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We have ten olive trees on our property that I have planted over the past five years.  The oldest of which is a California Mission tree with a mixed variety of Italian, French, and Spanish trees for the rest.  Last year, we harvested around 2 gallons of fruit which we decided to use a dry salt cure on.  They were quite good and made the wrinkled black and leathery style.  This year, however, we decided to use a lye cure for green ripe olives as described by local farmer Bill Spencer in the book California Rancho Cooking.

We started out by harvesting the olives.  Luckily the cat was there with us to watch for ground squirrels.

We ended up with over 3 gallons of fruit this year.

The next step was to find the lye.  I figured the local hardware store would know.  So we hit Hewitt's in Templeton.  I asked about Lye for olives and they sent me back to the plumbing section.  It was funny that he said hardly anyone buys it for plumbing anymore.  But they sell a lot of it for olive curing.

Using gloves as recommended, I mixed the lye with water and soaked the olives for two days.  Draining, rinsing, and making a new batch once.  I cut into an olive and could see the lye had soaked in the recommended amount.  After that for the next seven days, I soaked them in water with a plate holding them submerged.   I drained them every day and the water turned from muddy to a light tea color.  Then I created a brine with kosher salt and soaked the olives one more week, draining every 3 days.  At the two week point, I tried a few and they tasted a bit salty, but really good.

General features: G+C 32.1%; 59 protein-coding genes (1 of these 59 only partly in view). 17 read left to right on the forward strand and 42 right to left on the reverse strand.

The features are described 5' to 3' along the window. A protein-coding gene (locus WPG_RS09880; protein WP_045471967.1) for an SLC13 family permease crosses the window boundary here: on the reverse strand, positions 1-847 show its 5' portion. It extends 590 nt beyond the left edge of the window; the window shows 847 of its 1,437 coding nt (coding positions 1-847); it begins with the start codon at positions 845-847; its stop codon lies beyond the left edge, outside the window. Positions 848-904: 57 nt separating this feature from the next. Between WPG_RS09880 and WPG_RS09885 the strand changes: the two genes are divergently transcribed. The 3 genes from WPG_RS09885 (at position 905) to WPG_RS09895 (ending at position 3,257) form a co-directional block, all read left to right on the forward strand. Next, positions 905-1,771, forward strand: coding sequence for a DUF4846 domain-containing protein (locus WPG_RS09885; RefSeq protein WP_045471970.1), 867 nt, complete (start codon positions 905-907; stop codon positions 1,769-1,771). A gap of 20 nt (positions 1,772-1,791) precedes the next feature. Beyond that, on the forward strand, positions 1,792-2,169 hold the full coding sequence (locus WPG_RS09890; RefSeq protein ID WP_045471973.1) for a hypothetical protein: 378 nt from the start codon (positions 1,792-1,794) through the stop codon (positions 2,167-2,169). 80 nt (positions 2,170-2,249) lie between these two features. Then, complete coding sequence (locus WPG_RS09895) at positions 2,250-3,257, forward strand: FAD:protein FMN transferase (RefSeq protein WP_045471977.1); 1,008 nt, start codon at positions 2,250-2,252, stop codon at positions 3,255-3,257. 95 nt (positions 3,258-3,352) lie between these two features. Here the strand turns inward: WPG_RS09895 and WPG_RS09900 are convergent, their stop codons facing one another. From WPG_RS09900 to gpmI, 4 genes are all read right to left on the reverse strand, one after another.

We then rinsed them all and packed them in water (figuring it would extract the salt and hit the right level).  We also added herbs to about half of the jars.  I think they turned out great.  We have had them over the past few weeks and they keep getting better.  As you can see, we have no shortage.  So don't be surprised if we give you some olives if you run into us.

Next time I am going to follow our friend Ciro's advise and don't bother with the lye, and just to a brine cure though.  Of course we heard this from him the day after our lye soak finished.  But it was a great experience.  Thanks Bill for the inspriration.



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